‘While initially this renaissance was built largely on older music fans reconnecting with treasured past albums and on younger generations newly discovering classic releases, increasingly the ongoing rise in LP sales has been driven by brand new releases.’
According to the RIAA report, physical sales increased by four per cent in 2022, while sales of digital downloads fell by 20 per cent to $495 million (£407 million).
Despite the convenience of streaming services, the demand for real, tangible products is particularly noticeable among young adults.
They have been dubbed ‘Generation Phygital’, as they have been raised in a digital download culture.
However, a survey by eBay found that some 83 per cent of those aged 18-24 bought an item of physical media in 2017 rather than a digital version.
Ironically, it is the rise of selfies and Instagram that has fuelled a desire among young adults to collect real things they can show off.
A spokesman for eBay said: ‘Instagram culture – epitomised by the rise of the ‘shelfie’ as a means of proclaiming our intellectual allegiances and cultural loyalties plays a role in the popularity of physical media amongst young consumers.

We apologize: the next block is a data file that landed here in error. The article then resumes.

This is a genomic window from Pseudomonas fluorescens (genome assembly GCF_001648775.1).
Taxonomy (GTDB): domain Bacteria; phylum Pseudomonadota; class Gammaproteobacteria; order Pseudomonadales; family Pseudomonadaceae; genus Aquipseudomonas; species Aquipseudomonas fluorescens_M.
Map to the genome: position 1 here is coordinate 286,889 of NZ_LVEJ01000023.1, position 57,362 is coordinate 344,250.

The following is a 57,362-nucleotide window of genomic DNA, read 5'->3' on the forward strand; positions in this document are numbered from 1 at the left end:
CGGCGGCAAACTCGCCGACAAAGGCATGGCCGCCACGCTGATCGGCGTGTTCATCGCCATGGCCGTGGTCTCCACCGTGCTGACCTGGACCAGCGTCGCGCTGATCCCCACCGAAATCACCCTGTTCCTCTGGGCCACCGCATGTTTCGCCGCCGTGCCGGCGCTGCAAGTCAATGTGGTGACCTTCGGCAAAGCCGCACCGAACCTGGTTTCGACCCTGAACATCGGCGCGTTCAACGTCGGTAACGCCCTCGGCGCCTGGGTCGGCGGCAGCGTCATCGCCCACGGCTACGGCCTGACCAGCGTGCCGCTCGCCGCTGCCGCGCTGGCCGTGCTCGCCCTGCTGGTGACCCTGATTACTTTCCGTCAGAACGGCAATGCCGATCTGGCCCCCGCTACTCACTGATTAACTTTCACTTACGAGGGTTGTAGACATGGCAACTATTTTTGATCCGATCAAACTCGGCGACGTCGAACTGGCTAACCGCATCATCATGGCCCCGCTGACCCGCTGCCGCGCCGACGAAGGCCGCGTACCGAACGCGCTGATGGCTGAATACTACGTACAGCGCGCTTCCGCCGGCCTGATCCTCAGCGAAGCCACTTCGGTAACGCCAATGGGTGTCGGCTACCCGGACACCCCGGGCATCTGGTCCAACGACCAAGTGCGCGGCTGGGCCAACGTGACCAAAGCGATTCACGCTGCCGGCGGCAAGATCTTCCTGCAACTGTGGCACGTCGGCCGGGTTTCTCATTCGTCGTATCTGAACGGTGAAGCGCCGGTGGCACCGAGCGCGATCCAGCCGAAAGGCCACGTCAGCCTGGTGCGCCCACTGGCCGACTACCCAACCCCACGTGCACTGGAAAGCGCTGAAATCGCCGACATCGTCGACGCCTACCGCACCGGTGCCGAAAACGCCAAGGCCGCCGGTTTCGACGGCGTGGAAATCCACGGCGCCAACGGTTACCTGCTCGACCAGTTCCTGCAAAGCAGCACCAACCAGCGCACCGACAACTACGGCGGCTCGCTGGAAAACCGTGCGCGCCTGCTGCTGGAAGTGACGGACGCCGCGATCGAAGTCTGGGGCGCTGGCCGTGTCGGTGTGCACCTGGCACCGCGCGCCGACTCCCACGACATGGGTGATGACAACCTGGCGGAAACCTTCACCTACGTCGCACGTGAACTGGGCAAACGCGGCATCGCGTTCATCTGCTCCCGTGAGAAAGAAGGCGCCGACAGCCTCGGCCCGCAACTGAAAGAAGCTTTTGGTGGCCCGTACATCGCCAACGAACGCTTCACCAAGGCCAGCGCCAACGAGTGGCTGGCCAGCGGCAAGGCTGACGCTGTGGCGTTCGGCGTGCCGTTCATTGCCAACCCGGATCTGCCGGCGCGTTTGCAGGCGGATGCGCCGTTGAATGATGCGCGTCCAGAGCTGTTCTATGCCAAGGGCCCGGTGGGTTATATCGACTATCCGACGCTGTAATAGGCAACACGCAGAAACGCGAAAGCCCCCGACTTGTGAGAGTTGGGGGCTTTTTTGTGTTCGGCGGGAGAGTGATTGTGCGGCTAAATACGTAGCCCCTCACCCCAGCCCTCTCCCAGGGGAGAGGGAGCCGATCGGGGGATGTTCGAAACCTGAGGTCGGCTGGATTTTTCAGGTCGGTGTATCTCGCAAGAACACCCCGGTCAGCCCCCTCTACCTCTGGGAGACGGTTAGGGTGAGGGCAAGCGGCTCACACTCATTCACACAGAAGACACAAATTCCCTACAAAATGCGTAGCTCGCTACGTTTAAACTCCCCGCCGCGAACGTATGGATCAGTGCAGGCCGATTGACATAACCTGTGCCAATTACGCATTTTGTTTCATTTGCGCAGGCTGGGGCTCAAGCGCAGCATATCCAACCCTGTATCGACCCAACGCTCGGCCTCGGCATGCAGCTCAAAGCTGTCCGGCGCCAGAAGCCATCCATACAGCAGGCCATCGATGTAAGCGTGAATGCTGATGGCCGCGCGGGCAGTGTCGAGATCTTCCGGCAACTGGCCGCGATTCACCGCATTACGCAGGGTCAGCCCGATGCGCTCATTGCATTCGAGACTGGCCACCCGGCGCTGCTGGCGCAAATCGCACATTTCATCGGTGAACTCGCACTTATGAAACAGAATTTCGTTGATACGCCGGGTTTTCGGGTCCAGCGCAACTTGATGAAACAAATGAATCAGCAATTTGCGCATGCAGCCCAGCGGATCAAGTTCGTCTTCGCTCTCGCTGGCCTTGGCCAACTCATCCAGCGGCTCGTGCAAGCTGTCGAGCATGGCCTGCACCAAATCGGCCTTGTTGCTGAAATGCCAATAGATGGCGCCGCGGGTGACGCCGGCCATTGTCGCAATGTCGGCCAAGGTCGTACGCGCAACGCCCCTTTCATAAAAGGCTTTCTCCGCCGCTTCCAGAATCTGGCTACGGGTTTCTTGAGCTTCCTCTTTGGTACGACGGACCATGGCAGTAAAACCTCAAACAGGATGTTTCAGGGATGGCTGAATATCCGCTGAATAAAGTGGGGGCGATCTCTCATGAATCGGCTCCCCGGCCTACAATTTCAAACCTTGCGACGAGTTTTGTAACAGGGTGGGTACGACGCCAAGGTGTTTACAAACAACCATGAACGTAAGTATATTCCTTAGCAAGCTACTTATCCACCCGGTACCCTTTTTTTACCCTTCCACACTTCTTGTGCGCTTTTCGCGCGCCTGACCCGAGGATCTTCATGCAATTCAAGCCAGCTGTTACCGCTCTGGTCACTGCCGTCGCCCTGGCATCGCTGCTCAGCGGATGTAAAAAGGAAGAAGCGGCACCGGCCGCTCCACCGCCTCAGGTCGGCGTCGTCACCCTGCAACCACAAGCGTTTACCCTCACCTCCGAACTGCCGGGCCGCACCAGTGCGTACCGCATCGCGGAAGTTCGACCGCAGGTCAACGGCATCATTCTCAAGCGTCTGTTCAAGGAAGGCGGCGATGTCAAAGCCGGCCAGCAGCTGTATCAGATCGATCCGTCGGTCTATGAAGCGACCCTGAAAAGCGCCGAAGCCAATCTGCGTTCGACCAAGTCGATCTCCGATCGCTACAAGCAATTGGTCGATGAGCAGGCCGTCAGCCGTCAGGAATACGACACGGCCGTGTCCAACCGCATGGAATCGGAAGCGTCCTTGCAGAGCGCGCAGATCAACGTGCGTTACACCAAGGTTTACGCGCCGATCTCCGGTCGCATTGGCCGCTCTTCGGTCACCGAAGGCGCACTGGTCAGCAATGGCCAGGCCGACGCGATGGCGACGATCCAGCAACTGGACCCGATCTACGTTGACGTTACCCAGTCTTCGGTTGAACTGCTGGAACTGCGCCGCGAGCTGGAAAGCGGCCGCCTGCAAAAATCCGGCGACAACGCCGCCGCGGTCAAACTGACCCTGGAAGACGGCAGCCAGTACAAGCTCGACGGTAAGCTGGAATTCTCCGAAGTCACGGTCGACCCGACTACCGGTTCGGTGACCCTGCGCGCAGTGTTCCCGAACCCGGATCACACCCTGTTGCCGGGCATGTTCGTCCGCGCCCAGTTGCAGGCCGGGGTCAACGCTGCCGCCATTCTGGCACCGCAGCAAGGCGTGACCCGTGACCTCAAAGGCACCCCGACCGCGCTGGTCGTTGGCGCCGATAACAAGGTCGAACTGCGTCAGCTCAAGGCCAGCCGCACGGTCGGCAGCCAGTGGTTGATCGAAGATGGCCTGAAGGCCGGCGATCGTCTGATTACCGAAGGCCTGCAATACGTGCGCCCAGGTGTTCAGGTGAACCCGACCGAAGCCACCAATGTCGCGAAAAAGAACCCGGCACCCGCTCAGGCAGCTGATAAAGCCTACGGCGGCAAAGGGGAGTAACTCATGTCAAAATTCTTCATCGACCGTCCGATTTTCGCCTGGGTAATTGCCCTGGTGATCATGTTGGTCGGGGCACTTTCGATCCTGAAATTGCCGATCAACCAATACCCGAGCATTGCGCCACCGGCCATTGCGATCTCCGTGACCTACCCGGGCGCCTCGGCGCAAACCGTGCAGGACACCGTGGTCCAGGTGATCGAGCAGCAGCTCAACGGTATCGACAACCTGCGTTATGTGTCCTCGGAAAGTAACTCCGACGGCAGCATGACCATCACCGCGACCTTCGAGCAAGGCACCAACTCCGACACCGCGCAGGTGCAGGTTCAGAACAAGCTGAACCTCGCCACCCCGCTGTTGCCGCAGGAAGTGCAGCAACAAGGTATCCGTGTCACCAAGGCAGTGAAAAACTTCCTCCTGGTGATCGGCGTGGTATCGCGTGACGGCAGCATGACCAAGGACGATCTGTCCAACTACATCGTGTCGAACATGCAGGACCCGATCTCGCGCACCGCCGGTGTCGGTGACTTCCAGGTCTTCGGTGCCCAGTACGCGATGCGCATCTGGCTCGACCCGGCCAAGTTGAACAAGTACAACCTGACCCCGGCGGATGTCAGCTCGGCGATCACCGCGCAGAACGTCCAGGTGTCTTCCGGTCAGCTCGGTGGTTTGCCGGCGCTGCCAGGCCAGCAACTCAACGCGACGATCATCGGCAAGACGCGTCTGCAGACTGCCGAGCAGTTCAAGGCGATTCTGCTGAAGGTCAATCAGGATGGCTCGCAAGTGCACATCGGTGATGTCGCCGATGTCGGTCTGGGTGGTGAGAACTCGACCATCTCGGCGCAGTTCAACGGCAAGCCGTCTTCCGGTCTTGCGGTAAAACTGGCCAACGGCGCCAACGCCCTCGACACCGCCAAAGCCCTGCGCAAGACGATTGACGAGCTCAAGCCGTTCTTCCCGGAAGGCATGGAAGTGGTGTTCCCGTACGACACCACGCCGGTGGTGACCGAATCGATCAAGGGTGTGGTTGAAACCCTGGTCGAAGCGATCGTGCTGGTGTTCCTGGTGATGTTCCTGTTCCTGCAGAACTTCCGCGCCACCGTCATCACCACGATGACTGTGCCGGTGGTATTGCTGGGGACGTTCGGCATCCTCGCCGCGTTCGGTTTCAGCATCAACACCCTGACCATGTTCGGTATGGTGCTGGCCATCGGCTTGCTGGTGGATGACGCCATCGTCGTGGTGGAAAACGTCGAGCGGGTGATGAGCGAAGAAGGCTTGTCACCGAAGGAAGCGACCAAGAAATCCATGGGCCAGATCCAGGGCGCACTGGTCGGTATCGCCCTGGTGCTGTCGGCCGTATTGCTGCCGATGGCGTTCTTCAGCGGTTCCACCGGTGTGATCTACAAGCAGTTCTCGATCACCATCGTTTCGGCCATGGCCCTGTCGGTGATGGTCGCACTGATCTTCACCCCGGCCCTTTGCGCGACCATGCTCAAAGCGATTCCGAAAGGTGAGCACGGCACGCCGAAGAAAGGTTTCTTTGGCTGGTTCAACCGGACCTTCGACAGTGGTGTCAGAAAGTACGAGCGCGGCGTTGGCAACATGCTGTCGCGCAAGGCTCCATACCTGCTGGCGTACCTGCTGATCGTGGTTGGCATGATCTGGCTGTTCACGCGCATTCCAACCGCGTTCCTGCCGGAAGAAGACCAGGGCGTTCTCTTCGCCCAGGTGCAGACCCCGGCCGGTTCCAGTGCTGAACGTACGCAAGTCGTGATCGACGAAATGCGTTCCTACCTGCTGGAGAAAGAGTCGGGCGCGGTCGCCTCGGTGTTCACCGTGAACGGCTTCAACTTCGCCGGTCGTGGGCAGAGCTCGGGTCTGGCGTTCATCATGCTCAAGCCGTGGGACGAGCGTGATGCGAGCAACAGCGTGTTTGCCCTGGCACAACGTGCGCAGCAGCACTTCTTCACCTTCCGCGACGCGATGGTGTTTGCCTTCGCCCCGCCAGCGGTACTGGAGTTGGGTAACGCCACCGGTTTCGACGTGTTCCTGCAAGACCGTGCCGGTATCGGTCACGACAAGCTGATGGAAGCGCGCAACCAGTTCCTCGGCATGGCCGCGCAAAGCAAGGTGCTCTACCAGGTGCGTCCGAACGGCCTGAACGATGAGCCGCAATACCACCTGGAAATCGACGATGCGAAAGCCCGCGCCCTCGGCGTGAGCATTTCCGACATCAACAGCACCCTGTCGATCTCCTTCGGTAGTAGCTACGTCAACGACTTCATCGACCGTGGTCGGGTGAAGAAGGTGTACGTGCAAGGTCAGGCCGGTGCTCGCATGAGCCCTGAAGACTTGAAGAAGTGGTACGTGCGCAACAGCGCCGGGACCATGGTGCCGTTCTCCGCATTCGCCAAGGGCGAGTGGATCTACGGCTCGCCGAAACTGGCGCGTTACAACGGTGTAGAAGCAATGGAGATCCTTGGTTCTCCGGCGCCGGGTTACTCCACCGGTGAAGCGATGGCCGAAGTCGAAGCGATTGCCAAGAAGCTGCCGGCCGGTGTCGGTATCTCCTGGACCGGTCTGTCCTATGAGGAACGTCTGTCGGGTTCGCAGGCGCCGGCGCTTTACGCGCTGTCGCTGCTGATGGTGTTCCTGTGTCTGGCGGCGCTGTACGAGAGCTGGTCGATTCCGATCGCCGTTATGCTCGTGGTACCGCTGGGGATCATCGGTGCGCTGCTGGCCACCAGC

‘A quarter of ‘generation phygital’ would buy books to display them, while 17 per cent would buy records to show off on their shelves.’
Number 1 singles are shorter and slower now than they were 70 years ago, study reveals
Pop songs are getting shorter, a new analysis has revealed, with the average length of a Number 1 now closer to three minutes than four.
Chart analysts blame the trend on the death of CDs, with streaming services like Spotify and Apple Music turning us away from the turntable.
Artists are foregoing a lengthy intro in favour of getting to a catchy hook that could result in a viral hit, according to chart analyst and historian James Masterton.
Speaking to MailOnline, he said: ‘The downward trend of song durations is largely attributable to the way producers are targeting tracks at a streaming audience.
‘Long instrumental introductions are a thing of the past, you have to get to the hook or the meat of the song as soon as possible to ensure people don’t click away.’
Read more here
Source: Read Full Article